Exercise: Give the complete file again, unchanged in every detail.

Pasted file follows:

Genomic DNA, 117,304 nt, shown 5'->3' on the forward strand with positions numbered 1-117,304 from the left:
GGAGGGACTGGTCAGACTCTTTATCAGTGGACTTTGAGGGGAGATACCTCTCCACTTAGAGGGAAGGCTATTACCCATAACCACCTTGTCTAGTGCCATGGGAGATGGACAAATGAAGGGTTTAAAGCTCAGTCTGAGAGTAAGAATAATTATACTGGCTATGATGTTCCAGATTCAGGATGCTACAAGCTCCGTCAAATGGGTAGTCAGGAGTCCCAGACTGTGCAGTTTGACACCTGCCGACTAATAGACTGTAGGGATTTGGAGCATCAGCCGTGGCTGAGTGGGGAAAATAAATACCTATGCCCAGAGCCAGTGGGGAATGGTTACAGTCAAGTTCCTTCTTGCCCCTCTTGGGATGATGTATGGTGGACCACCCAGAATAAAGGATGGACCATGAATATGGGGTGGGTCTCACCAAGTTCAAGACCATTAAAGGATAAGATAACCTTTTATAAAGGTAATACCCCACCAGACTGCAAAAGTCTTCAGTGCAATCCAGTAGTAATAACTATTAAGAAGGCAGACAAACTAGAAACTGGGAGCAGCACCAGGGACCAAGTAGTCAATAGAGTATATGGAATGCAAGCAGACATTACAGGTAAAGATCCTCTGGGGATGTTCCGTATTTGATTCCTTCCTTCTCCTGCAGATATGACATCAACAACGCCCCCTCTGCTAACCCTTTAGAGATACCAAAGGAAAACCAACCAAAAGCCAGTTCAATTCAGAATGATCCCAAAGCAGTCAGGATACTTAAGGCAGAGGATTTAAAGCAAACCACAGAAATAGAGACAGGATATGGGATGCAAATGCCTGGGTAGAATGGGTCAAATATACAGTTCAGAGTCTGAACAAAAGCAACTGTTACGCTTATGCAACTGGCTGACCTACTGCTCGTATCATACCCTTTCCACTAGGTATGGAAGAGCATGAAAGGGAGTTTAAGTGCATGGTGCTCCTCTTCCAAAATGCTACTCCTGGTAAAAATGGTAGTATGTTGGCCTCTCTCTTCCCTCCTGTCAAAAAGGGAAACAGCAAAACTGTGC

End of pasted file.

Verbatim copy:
Genomic DNA, 117,304 nt, shown 5'->3' on the forward strand with positions numbered 1-117,304 from the left:
GGAGGGACTGGTCAGACTCTTTATCAGTGGACTTTGAGGGGAGATACCTCTCCACTTAGAGGGAAGGCTATTACCCATAACCACCTTGTCTAGTGCCATGGGAGATGGACAAATGAAGGGTTTAAAGCTCAGTCTGAGAGTAAGAATAATTATACTGGCTATGATGTTCCAGATTCAGGATGCTACAAGCTCCGTCAAATGGGTAGTCAGGAGTCCCAGACTGTGCAGTTTGACACCTGCCGACTAATAGACTGTAGGGATTTGGAGCATCAGCCGTGGCTGAGTGGGGAAAATAAATACCTATGCCCAGAGCCAGTGGGGAATGGTTACAGTCAAGTTCCTTCTTGCCCCTCTTGGGATGATGTATGGTGGACCACCCAGAATAAAGGATGGACCATGAATATGGGGTGGGTCTCACCAAGTTCAAGACCATTAAAGGATAAGATAACCTTTTATAAAGGTAATACCCCACCAGACTGCAAAAGTCTTCAGTGCAATCCAGTAGTAATAACTATTAAGAAGGCAGACAAACTAGAAACTGGGAGCAGCACCAGGGACCAAGTAGTCAATAGAGTATATGGAATGCAAGCAGACATTACAGGTAAAGATCCTCTGGGGATGTTCCGTATTTGATTCCTTCCTTCTCCTGCAGATATGACATCAACAACGCCCCCTCTGCTAACCCTTTAGAGATACCAAAGGAAAACCAACCAAAAGCCAGTTCAATTCAGAATGATCCCAAAGCAGTCAGGATACTTAAGGCAGAGGATTTAAAGCAAACCACAGAAATAGAGACAGGATATGGGATGCAAATGCCTGGGTAGAATGGGTCAAATATACAGTTCAGAGTCTGAACAAAAGCAACTGTTACGCTTATGCAACTGGCTGACCTACTGCTCGTATCATACCCTTTCCACTAGGTATGGAAGAGCATGAAAGGGAGTTTAAGTGCATGGTGCTCCTCTTCCAAAATGCTACTCCTGGTAAAAATGGTAGTATGTTGGCCTCTCTCTTCCCTCCTGTCAAAAAGGGAAACAGCAAAACTGTGC